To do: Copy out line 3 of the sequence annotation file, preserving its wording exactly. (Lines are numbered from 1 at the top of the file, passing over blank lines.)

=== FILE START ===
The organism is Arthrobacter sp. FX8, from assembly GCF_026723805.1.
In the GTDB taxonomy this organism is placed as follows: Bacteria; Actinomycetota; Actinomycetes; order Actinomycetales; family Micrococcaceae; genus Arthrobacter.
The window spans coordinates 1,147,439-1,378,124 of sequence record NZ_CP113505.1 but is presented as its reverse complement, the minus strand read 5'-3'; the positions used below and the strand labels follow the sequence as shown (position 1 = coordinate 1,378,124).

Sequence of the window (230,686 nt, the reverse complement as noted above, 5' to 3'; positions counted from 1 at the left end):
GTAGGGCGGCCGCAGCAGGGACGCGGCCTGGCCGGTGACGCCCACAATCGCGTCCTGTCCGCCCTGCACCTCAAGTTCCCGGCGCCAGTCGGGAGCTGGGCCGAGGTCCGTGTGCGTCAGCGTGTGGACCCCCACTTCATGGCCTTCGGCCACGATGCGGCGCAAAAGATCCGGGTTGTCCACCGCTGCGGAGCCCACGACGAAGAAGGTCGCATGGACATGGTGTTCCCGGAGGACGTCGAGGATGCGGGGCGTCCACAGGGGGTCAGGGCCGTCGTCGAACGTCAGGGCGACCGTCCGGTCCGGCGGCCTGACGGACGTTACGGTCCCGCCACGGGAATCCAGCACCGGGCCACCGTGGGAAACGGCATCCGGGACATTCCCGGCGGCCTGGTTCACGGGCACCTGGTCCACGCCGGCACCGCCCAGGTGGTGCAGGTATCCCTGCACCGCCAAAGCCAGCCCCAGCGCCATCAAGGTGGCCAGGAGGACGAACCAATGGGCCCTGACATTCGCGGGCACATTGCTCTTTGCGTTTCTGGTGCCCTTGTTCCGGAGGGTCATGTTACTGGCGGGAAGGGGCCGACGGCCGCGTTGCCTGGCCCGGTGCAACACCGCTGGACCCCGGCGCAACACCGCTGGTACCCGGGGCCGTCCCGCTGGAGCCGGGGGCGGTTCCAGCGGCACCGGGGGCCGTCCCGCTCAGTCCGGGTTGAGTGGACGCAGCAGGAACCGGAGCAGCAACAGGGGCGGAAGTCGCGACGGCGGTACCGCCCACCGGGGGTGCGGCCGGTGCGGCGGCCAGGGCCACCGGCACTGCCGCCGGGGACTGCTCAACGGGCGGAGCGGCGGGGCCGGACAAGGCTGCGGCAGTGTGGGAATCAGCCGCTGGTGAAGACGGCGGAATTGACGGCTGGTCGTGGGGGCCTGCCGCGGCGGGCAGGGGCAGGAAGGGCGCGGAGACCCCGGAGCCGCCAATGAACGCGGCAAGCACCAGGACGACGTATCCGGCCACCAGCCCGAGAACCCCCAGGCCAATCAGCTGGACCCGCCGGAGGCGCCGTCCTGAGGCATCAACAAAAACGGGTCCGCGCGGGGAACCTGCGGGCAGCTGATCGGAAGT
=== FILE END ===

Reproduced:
The window spans coordinates 1,147,439-1,378,124 of sequence record NZ_CP113505.1 but is presented as its reverse complement, the minus strand read 5'-3'; the positions used below and the strand labels follow the sequence as shown (position 1 = coordinate 1,378,124).